In addition to weeping, they also began to speak out loud what was contrary to God’s promise. In verse 3 they said, “Why is the Lord bringing us to this land only to let us fall by the sword? Our wives and children will be taken as plunder.” The scripture says, “We believe, therefore we speak” (2 Cor. 4:13). What comes out of our mouths is an indication of what we believe in our hearts. It was obvious from the Israelites’ words that they didn’t truly believe that God would keep His promise.

Their beliefs, feelings, and speech led them to the final sins of contempt towards God and rebellion. They conspired to return to Egypt against God’s will and threatened to stone the two men that actually desired to wholeheartedly follow God.

The consequence of their lack of faith in God’s promise is sobering. Although God forgave them, He didn’t leave them unpunished; He made an oath that not one of the unbelieving Israelites would ever experience the promise fulfilled. Oh, God still kept His promise. He cannot lie. But they were not able to see the promise come to fruition.

When we’ve undeniably heard a promise from God, we have a serious responsibility to think, speak, and act as if what He said is true. These choices have consequences- for blessing or curse. Are your thoughts in alignment with God’s promise? Are you speaking words that confirm what He has said or words that reveal unbelief? Are your actions showing that you trust God is able to accomplish what He has promised?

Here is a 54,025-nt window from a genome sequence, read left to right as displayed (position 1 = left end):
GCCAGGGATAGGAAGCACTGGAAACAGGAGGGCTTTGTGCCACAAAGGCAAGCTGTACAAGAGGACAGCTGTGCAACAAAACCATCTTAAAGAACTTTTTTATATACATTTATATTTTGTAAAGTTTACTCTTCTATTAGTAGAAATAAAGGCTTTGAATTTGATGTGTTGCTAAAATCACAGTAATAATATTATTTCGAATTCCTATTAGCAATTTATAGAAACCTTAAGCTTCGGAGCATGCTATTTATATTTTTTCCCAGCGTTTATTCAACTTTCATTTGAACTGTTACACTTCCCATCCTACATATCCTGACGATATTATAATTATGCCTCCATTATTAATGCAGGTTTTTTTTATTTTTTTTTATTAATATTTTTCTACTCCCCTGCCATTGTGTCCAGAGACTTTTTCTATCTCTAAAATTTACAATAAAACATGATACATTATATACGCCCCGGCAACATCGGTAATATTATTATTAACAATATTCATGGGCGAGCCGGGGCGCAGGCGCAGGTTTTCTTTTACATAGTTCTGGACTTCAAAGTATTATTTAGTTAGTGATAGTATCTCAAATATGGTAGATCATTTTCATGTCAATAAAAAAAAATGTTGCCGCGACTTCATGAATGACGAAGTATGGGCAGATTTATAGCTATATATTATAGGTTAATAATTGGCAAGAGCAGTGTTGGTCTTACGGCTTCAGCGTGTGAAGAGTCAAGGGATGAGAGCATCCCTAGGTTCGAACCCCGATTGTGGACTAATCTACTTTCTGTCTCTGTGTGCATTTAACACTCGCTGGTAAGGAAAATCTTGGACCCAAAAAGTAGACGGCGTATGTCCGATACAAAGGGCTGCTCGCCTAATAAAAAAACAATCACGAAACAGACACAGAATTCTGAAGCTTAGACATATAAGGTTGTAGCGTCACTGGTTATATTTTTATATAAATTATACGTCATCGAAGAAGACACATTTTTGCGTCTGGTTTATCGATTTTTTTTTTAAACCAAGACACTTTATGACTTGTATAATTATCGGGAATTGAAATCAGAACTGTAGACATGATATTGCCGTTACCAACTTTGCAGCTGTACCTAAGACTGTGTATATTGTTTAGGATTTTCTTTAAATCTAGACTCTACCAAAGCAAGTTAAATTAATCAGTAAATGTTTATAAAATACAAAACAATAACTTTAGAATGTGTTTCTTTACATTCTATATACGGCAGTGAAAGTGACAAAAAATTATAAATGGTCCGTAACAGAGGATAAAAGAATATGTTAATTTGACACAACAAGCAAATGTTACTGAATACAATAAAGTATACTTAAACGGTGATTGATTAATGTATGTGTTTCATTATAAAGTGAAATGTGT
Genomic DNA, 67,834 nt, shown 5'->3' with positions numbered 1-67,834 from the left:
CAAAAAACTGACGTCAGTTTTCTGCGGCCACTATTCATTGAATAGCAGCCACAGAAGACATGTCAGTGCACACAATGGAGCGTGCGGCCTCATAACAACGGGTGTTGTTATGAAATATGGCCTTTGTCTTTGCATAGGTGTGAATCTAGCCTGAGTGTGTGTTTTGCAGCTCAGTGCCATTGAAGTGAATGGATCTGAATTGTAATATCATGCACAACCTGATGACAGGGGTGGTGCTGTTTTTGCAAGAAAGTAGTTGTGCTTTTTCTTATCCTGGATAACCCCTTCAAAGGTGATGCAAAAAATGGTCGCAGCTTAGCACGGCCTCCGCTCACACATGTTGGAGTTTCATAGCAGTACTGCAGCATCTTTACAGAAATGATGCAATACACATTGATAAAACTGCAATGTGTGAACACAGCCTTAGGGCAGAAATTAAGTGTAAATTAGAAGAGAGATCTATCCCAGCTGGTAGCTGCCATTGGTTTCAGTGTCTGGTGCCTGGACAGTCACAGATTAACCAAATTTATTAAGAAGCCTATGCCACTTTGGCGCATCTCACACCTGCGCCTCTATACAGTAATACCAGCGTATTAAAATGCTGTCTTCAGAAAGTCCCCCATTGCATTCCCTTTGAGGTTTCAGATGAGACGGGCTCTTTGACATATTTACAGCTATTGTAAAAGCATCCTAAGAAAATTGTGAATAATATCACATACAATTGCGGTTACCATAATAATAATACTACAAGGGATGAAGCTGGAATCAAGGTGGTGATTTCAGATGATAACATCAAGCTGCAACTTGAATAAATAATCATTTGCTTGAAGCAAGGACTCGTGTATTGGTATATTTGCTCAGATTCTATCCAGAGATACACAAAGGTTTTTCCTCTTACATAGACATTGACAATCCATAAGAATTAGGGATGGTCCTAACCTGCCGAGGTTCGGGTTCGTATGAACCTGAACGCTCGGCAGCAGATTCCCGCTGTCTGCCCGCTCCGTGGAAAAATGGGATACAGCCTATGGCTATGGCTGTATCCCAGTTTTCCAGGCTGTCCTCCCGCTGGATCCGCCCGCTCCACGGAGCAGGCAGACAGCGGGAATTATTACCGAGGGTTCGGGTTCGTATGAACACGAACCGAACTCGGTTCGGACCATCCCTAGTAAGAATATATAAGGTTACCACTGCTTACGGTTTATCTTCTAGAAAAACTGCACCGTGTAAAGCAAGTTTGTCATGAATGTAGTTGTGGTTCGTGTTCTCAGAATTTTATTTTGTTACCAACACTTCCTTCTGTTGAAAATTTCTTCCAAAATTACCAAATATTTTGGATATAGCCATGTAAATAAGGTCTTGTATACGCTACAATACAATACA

For me, the answer was painfully clear; it was a direct warning to change my mind and turn back to faith. I’ve asked God to show me ways to persevere in belief, and I’ll share with you on my next blog some scriptures He has laid on my heart for that. Hopefully they’ll help you, too, if you’re in a similar season.

Here’s a verse that sums it up- a loving warning from a Father who wants us to choose the blessing.

Hebrews 3:7-12

7 Therefore, as the Holy Spirit says, “Today, if you hear his voice, do not harden your hearts as in the rebellion, on the day of testing in the wilderness, where your fathers put me to the test and saw my works for forty years. 10 Therefore I was provoked with that generation, and said, ‘They always go astray in their heart; they have not known my ways.’ 11 As I swore in my wrath, ‘They shall not enter my rest.’ 12 Take care, brothers, lest there be in any of you an evil, unbelieving heart, leading you to fall away from the living God.”